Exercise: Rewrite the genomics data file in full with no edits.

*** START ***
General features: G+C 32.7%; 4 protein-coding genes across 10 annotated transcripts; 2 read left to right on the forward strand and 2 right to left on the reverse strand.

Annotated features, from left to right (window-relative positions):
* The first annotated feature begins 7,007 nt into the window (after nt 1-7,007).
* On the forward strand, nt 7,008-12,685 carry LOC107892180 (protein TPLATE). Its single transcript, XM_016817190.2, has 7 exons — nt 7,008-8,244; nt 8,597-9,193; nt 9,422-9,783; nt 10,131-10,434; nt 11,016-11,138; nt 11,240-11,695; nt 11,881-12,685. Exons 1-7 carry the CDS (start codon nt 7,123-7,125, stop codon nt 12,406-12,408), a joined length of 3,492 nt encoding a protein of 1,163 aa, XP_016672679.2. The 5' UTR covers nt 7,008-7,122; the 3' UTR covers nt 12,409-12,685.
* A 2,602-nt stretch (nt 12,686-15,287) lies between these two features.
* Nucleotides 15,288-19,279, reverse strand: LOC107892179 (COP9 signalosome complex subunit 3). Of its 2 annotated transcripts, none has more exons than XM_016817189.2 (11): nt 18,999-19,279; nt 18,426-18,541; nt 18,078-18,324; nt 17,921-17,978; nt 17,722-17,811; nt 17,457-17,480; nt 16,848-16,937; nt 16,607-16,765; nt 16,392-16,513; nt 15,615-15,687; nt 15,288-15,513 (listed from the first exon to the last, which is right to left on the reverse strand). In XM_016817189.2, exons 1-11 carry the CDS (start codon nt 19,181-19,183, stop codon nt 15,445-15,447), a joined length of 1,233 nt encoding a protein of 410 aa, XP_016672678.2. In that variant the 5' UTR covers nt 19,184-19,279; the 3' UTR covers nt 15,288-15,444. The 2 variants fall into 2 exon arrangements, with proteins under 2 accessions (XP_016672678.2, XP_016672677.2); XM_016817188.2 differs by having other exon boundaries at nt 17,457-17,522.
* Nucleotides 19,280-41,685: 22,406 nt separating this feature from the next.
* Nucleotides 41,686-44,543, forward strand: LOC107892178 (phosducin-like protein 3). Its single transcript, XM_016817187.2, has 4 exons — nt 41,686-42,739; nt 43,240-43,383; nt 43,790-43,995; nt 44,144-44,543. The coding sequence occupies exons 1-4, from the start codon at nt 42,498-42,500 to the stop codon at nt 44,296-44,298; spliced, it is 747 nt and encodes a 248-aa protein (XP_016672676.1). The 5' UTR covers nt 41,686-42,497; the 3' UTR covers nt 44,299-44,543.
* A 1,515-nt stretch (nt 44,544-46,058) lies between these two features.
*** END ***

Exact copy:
General features: G+C 32.7%; 4 protein-coding genes across 10 annotated transcripts; 2 read left to right on the forward strand and 2 right to left on the reverse strand.

Annotated features, from left to right (window-relative positions):
* The first annotated feature begins 7,007 nt into the window (after nt 1-7,007).
* On the forward strand, nt 7,008-12,685 carry LOC107892180 (protein TPLATE). Its single transcript, XM_016817190.2, has 7 exons — nt 7,008-8,244; nt 8,597-9,193; nt 9,422-9,783; nt 10,131-10,434; nt 11,016-11,138; nt 11,240-11,695; nt 11,881-12,685. Exons 1-7 carry the CDS (start codon nt 7,123-7,125, stop codon nt 12,406-12,408), a joined length of 3,492 nt encoding a protein of 1,163 aa, XP_016672679.2. The 5' UTR covers nt 7,008-7,122; the 3' UTR covers nt 12,409-12,685.
* A 2,602-nt stretch (nt 12,686-15,287) lies between these two features.
* Nucleotides 15,288-19,279, reverse strand: LOC107892179 (COP9 signalosome complex subunit 3). Of its 2 annotated transcripts, none has more exons than XM_016817189.2 (11): nt 18,999-19,279; nt 18,426-18,541; nt 18,078-18,324; nt 17,921-17,978; nt 17,722-17,811; nt 17,457-17,480; nt 16,848-16,937; nt 16,607-16,765; nt 16,392-16,513; nt 15,615-15,687; nt 15,288-15,513 (listed from the first exon to the last, which is right to left on the reverse strand). In XM_016817189.2, exons 1-11 carry the CDS (start codon nt 19,181-19,183, stop codon nt 15,445-15,447), a joined length of 1,233 nt encoding a protein of 410 aa, XP_016672678.2. In that variant the 5' UTR covers nt 19,184-19,279; the 3' UTR covers nt 15,288-15,444. The 2 variants fall into 2 exon arrangements, with proteins under 2 accessions (XP_016672678.2, XP_016672677.2); XM_016817188.2 differs by having other exon boundaries at nt 17,457-17,522.
* Nucleotides 19,280-41,685: 22,406 nt separating this feature from the next.
* Nucleotides 41,686-44,543, forward strand: LOC107892178 (phosducin-like protein 3). Its single transcript, XM_016817187.2, has 4 exons — nt 41,686-42,739; nt 43,240-43,383; nt 43,790-43,995; nt 44,144-44,543. The coding sequence occupies exons 1-4, from the start codon at nt 42,498-42,500 to the stop codon at nt 44,296-44,298; spliced, it is 747 nt and encodes a 248-aa protein (XP_016672676.1). The 5' UTR covers nt 41,686-42,497; the 3' UTR covers nt 44,299-44,543.
* A 1,515-nt stretch (nt 44,544-46,058) lies between these two features.